By: Simon B
Share This Post
Applying for Citizenship in the UK
If you are planning to apply for citizenship or naturalisation as others call it, take advice from your local CAB or a citizenship bureau. Unless you can apply for citizenship on the basis of ancestry, you will probably have to apply on the basis of having been in the UK for five years, or for three years as the spouse or registered civil partner of a UK citizen.
- Be aged 18 or older and of sound mind.
- Be of good character.
- Be able to speak English, Welsh, or Scottish Gaelic (This requirement does have exemptions, such as if you’re elderly or have a mental health problem.)
- Intend to live in the UK or abroad working for a UK Government organisation, or be employed by an international organisation of which the UK is a member, or be employed by a company or association established in the United Kingdom.
- Have lived in the UK for at least five years before the date your application reaches the Home Office.
- Have not been outside the UK for more than 450 days in total (about 15 months) during that time.
- Have not been outside the UK for more than 90 days in the last 12 months of that 5 years.
- Have held permanent residence or indefinite leave to remain in the UK during the last 12 months of the five-year period.
- Have not been living in the UK in breach of the UK immigration rules at any time during the five years.
If you apply for citizenship after three years in the UK, as a spouse of a UK Citizen (or the partner of a UK citizen if you’ve registered a civil partnership), the requirements are very similar to the preceding ones (except, of course, that you have lived in the UK for only three years before your application date). During that time, you must not have been outside the UK for more than 270 days.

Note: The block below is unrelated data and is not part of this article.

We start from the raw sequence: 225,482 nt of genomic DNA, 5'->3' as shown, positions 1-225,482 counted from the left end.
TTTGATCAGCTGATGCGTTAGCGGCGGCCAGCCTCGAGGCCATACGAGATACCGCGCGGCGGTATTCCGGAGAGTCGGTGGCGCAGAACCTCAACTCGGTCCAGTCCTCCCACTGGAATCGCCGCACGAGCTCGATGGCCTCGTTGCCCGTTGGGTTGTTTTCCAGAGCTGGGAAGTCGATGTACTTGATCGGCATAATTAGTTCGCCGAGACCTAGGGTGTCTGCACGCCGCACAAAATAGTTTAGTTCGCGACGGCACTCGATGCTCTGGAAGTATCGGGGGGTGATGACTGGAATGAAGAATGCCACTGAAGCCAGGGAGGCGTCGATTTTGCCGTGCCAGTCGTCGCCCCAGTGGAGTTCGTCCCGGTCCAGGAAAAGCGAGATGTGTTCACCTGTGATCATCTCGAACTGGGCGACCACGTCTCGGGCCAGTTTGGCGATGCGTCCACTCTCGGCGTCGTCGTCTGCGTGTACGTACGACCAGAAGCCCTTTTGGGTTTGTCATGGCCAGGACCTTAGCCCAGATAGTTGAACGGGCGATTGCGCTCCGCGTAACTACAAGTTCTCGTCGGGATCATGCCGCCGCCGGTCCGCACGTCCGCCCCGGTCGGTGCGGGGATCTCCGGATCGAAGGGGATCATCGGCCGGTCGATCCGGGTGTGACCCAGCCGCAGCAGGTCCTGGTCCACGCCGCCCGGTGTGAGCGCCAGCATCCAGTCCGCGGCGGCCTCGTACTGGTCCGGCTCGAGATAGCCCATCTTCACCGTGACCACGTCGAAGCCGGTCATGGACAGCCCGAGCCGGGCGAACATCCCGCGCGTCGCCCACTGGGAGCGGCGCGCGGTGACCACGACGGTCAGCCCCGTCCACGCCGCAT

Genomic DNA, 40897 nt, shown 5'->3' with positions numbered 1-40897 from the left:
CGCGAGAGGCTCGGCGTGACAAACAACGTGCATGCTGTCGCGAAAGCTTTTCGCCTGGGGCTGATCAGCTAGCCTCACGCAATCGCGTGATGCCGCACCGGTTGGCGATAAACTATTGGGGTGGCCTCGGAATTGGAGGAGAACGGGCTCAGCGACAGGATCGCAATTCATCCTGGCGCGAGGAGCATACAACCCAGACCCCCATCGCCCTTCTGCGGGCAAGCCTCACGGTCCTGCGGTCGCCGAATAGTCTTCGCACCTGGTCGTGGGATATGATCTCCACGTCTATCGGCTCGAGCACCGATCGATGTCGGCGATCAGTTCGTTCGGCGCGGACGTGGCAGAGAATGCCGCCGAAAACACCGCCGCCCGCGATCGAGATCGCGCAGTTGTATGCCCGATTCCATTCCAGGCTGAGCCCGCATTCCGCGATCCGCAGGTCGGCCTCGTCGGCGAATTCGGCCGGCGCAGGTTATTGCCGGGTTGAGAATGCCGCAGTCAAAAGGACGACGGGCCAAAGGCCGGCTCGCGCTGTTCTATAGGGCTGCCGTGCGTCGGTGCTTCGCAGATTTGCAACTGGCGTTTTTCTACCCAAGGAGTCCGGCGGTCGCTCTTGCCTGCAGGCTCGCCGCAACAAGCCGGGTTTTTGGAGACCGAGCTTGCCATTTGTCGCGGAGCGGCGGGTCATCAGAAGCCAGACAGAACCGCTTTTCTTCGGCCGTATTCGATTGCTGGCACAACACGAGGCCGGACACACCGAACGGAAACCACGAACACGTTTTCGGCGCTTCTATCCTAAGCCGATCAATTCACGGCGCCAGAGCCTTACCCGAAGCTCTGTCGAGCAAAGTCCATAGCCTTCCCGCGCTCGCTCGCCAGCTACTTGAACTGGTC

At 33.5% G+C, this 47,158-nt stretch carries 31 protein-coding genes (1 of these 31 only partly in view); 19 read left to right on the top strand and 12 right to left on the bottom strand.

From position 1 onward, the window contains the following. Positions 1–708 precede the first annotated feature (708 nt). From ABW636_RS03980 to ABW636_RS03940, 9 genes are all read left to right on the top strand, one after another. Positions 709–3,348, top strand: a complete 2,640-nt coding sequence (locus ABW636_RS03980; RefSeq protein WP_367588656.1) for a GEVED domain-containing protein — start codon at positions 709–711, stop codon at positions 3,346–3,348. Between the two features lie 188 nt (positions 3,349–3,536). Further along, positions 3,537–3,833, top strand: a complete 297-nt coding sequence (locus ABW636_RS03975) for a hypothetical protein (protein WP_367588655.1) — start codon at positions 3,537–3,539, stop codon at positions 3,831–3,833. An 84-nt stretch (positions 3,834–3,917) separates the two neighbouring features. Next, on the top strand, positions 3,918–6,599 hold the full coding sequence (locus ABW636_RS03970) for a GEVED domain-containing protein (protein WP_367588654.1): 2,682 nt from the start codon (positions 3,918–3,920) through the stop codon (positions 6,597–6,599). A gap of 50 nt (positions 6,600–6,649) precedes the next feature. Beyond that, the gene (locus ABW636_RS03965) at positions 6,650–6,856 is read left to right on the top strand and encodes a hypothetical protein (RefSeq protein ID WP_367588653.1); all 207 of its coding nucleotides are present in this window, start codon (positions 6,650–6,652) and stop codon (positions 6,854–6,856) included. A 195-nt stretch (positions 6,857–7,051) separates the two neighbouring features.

In addition to the preceding requirements, you also have to pass the Life in the UK test before you can apply for citizenship. The test is a series of 24 questions based on Chapters 2, 3, and 4 of Life in the United Kingdom: A Journey to Citizenship, which you can buy from bookshops or Amazon. The book covers UK history, Government and laws, religious and ethnic diversity, the role of women, language courses, information on the test, and where you can get help and information.
If your language skills aren’t up to the required standard, you may have to take language and citizenship classes. Under the Nationality Immigration Act 2002, anyone applying for UK citizenship has to demonstrate that he has a knowledge of English, Welsh, or Scottish Gaelic and of life in the UK through the test.
The UK has 90 test centres, and you will need to take documents that have a photograph to verify your identity. You also pay a £34 fee to take the 45-minute test. If you want more information, call the Life in the UK Test Helpline on 0800- 015-4245 or go to the Home Office Web site at www.ind.homeoffice.gov.uk.
If you pass the test, you receive a pass notification letter, which you must attach to your citizenship application form and send both to the Home Office. If you fail the test, you can sit it again.
About 90,000 people successfully apply each year to become British citizens, and they each have to take part in a Citizenship Ceremony where they swear an oath of allegiance to the Queen and promise to respect the UK’s rights and freedoms. Ceremonies are held in towns and cities around the UK.